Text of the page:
In Denmark, attending 9 years of school is compulsory for children and adolescents, and all students are assessed in the ninth grade with a final examination in the following subjects: Danish, English, mathematics, and physics or chemistry. The Student Register40 stores data on whether students have completed the examination, the date of the examination, and the examination grade.
We studied 2 cohorts. The first cohort comprised all children born in Denmark between January 1, 1988, and July 1, 1999, who were alive at age 17 years. The second cohort included all Denmark-born children who, between January 1, 2002, and December 31, 2016, took the final examination in both Danish and mathematics. To reduce confounding by migrant status,41 we restricted the cohorts to individuals whose parents were both born in Denmark.
As exposures, we examined a clinical diagnosis by a psychiatrist of any mental disorder or 1 of the following 29 mental disorders before 16 years of age and before the final examination at the end of ninth grade: organic mental disorder; substance use disorder, including alcohol and cannabis abuse; schizophrenia spectrum disorder, including schizophrenia; mood disorder, including bipolar disorder and unipolar depression; anxiety disorder, including OCD; eating disorder, including anorexia nervosa, bulimia nervosa, and eating disorder not otherwise specified; personality disorder; intellectual disability; ASD, including childhood autism and Asperger syndrome; ADHD, including ADHD-combined presentation; ODD/CD; other developmental disorders, including language disorder, learning disorder, and motor skills disorder; attachment disorder; and tic disorder. eTable 1 in the Supplement shows the ICD-8 and ICD-10-DCR diagnostic codes.
The first outcome was taking the ninth-grade examination in both Danish and mathematics before the age of 17 years. The second outcome was the mean examination grades in these 2 subjects. The third outcome was the individual examination grades in the 2 subjects. From 2002 to 2006, a 10-point scale for grades was used in Denmark. We converted the grades from the 10-point scale to a 7-point scale, which has been used since 2007, using the table shown in eTable 2 in the Supplement. We standardized the grades as z scores by subtracting the mean and dividing by the SD. Therefore, the estimated standardized mean grade differences were changes measured in SDs.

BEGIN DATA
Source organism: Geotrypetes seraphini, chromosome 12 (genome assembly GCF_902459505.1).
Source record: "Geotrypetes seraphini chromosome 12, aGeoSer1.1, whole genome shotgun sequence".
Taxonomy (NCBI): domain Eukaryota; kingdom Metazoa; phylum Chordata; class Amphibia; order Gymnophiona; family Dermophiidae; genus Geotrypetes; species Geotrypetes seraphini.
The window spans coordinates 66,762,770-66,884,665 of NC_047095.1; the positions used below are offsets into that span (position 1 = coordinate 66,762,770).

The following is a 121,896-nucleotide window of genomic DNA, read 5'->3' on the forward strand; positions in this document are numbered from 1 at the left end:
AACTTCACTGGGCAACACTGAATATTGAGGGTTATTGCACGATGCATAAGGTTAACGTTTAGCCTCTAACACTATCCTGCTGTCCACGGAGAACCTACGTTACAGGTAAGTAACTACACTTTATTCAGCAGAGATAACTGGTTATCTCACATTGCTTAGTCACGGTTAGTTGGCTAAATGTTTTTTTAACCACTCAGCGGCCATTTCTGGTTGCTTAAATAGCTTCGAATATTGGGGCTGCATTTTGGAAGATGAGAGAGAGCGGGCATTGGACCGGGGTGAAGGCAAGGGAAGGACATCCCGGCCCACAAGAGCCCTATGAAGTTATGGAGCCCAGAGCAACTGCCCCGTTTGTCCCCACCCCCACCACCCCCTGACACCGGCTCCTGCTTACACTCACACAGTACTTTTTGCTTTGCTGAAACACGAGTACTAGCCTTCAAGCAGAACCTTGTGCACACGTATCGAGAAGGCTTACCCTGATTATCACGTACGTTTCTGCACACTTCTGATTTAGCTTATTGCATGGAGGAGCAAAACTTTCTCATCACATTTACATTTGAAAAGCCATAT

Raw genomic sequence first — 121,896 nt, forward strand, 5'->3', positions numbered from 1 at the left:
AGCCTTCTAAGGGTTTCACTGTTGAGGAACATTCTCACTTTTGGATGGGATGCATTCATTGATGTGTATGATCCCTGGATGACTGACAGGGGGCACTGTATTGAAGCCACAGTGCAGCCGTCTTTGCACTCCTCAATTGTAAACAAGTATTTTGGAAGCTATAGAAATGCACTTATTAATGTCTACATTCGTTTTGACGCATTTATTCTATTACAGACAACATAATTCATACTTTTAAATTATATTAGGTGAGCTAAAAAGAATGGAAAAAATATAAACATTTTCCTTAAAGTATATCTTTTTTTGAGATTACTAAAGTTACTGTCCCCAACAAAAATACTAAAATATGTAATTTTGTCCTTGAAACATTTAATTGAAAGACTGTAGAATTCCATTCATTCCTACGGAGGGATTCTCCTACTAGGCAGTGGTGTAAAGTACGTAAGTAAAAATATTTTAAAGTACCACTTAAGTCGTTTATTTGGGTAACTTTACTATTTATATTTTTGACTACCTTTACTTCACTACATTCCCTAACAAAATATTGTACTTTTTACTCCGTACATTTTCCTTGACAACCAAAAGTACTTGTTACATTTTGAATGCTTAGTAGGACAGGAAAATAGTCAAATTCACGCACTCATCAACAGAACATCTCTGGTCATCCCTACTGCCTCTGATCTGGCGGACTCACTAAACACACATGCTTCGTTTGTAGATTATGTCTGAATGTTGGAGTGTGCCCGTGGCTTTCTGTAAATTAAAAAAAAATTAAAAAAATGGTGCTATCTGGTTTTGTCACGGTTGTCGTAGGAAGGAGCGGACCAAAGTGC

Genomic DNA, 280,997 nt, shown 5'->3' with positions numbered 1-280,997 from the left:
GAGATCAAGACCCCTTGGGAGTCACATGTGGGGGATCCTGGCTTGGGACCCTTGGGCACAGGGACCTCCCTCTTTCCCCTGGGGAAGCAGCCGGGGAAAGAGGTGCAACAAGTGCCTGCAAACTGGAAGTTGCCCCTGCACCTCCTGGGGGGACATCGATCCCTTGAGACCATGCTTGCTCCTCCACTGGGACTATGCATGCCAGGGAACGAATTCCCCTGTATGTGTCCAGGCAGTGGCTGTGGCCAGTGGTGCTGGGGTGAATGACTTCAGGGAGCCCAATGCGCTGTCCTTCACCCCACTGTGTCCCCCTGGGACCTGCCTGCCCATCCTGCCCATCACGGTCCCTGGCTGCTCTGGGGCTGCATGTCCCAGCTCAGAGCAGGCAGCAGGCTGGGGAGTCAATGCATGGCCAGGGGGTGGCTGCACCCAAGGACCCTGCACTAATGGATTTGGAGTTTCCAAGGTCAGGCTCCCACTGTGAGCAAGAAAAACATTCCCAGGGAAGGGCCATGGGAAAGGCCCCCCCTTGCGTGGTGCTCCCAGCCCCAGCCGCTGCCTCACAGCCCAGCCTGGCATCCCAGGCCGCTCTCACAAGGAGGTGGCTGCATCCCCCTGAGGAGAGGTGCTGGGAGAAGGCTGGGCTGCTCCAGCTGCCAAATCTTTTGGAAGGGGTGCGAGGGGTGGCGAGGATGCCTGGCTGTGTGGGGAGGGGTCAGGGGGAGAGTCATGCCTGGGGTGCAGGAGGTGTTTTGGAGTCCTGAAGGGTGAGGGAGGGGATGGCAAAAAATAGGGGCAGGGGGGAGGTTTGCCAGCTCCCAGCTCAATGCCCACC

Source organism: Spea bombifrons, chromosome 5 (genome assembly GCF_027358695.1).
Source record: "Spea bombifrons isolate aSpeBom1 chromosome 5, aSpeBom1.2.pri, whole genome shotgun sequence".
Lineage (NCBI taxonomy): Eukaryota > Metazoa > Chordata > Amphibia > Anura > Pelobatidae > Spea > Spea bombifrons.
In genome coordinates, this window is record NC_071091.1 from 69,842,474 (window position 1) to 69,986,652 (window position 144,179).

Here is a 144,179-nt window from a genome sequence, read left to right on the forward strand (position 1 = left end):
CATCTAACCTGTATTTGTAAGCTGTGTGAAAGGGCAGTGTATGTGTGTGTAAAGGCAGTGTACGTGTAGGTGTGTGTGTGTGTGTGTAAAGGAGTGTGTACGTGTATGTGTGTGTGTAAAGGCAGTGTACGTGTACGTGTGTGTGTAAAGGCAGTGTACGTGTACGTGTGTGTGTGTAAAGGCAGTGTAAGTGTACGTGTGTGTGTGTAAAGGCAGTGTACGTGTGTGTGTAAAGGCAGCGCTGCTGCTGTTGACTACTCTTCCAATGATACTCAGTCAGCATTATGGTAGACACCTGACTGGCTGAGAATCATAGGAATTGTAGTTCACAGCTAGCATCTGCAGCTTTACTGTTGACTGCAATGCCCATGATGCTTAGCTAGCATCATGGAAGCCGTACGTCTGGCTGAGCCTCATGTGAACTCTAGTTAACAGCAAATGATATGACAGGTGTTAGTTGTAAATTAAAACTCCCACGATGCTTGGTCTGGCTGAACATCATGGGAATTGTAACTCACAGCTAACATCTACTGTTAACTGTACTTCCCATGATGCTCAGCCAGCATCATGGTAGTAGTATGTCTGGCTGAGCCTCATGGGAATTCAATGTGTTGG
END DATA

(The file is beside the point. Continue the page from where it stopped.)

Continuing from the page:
Sex-specific proportions of individuals who took the final examination at the end of ninth grade were calculated for those with or without mental disorders, with 95% CIs. The associations between sex and these proportion differences were tested by adding the interaction term in a linear regression of the indicator of taking the examination. The calculation included the proportion of male students without the mental disorder in question taking the examination, minus the proportion of males with the mental disorder taking the examination, minus the same difference in their female counterparts. Positive values of the interaction term indicated that the disorder in question was associated with a lower prevalence of taking the examination for male, compared with female, students when accounting for the prevalence difference in female and male individuals without the mental disorder in question.
In addition, using linear regression, we estimated the differences in standardized mean grades and 95% CIs by mental disorder status. We adjusted for the calendar year of examination as a categorical variable, allowing for modification by sex. The associations between mental disorders and examination grades were also adjusted for variables that had previously been associated with IQ test scores at draft board examination scores.42 These variables included parental age (in 5-year bands), parental educational level (on 5 levels), birth order (first-, second-, third-, or fourth-born or later), singleton or multiples, and being small for gestational age (defined as the lowest 10% of birth weight for a given gestational week) in term-born (ie, gestational age of 37 weeks or later) or preterm offspring.
Stata, version 13 (StataCorp LLC), was used for all statistical analyses. An unpaired, 2-tailed t test was used to calculate P values for sex differences in mean grades. Two-sided P < .05 was a priori designated as statistically significant. Data analysis was conducted from March 1, 2018, to March 1, 2019.